In summer, Cork gets a lot of sun, with average temperatures of up to 20 degrees Celsius and average lows of around 3 degrees in January and February. Cork has had its fair share of heat waves and maximum temperatures of up to 25 degrees in recent years and, in winter, snow is limited to a few days, if any. In Cork, summers are comfortable and partly cloudy; winters are long, very cold, humid and mostly cloudy; and it's windy all year round. Throughout the year, the temperature usually ranges from 4°C to 19°C and is rarely below 0°C or above 23°C.
The summer season in Cork City runs from June to August. The average temperature ranges from 16 to 20 °C (60 and 68 °F) and it is the driest season compared to the others. However, summer is also the best time to visit Cork, as it brings the warmest climate to the city, with an average of 18 hours of daylight and the least amount of rain. While rain can suddenly ruin your plans, the city recovers with sunny afternoons that are just as unexpected.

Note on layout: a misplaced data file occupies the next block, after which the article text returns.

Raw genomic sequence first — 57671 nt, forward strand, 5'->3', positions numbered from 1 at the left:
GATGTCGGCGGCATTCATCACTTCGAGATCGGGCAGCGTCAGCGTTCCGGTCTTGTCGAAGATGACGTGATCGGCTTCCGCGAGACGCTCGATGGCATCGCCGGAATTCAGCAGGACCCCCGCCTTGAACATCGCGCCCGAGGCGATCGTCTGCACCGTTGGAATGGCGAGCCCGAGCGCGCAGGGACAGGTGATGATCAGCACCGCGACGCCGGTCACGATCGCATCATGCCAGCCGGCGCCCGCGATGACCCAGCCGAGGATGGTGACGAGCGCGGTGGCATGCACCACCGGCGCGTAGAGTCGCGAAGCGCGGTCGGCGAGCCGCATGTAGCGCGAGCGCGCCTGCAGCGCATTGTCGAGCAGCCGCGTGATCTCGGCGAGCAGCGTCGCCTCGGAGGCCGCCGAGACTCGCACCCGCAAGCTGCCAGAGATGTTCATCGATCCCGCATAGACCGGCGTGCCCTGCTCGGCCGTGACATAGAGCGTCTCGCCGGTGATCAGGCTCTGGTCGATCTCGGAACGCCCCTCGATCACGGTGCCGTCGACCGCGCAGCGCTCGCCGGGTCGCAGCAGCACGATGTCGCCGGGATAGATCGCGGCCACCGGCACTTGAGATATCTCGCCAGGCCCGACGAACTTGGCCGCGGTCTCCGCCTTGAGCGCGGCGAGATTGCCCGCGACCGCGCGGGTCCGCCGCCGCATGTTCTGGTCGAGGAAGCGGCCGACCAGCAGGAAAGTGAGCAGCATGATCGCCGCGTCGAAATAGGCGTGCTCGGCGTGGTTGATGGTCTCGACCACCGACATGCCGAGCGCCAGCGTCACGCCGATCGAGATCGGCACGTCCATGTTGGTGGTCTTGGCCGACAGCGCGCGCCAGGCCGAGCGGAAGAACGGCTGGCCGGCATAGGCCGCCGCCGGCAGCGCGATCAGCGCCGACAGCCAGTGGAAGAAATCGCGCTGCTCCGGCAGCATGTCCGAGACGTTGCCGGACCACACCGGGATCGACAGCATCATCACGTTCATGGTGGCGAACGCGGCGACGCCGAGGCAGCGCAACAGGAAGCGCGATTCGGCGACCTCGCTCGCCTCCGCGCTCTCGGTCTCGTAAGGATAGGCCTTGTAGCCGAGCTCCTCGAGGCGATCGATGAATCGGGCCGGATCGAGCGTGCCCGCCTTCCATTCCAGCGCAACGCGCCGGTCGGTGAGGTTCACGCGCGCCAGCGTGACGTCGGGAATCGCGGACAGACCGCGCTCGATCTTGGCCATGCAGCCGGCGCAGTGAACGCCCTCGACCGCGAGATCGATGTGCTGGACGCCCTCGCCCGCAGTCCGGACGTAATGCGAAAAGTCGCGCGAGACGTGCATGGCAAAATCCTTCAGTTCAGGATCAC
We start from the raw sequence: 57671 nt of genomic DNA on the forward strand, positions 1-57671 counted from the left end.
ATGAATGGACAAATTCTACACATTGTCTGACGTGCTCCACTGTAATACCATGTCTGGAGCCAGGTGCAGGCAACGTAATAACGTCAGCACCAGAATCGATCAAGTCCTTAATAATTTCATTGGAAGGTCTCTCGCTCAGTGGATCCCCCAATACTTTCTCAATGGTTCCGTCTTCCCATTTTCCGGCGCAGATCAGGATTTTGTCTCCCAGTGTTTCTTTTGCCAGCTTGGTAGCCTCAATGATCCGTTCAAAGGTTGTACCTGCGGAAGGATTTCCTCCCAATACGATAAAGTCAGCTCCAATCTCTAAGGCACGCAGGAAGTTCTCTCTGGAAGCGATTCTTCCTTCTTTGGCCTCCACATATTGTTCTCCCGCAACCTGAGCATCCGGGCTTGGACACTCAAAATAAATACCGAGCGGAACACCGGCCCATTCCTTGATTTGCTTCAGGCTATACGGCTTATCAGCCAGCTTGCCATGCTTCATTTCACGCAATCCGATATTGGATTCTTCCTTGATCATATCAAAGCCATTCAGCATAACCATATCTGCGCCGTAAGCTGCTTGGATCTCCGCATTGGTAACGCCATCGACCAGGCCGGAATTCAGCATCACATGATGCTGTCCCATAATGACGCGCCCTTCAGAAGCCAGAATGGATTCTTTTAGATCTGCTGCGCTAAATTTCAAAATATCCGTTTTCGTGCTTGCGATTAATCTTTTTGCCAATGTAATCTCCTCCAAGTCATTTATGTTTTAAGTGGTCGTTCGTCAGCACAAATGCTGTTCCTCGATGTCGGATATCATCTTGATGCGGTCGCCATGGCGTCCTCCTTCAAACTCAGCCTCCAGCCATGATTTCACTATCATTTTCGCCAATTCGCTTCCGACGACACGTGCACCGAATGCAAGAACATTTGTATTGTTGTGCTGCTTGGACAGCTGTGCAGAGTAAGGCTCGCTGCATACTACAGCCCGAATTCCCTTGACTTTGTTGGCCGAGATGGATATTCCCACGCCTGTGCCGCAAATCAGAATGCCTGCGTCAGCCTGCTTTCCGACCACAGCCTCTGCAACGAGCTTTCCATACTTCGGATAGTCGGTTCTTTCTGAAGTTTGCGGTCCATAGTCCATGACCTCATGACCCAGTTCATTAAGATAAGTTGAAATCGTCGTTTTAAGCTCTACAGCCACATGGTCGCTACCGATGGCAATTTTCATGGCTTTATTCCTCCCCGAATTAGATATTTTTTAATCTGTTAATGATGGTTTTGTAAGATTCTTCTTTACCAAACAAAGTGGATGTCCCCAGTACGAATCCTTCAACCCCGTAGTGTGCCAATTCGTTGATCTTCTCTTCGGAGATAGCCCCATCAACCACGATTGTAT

The good thing about traveling to Cork during this period is the number of lively festivals and the plethora of activities it offers. These celebrations include everything from music, food, boat trips and trips to wildlife watching. This is also the busiest time of the year, so accommodation will most likely cost more than usual due to the large number of people. Average temperatures range between 15°C and 20°C during summers in Cork, making it the most pleasant time of year to visit.
As one of the regions most affected by the cruise industry, summer crowds abound throughout the city during these months. The days are considerably longer and the evenings are warm and sunny, allowing travelers to spend more time outdoors and enjoy the city's highlights. Lively festivals and lots of activities dot the calendar throughout the season. Compared to other months, summers are also the driest time of the year.
Ireland's climate is mild, humid and changeable, with abundant rainfall and no extreme temperatures. Ireland's climate is defined as a temperate oceanic climate, or Cfb in the Köppen climate classification system, a classification it shares with most of northwestern Europe. The island receives generally warm summers and cold winters. The estimated value in Cork is calculated as a weighted average of the individual contributions of each station, these weighted averages being proportional to the inverse of the distance between Cork and a given station.
The good thing about traveling to Cork in autumn is that it's less crowded than in summer and offers quieter, more uninterrupted views. The city of Cork is located along the country's southern coast and divides the River Lee into two branches before flowing into the sea at Cork Harbour.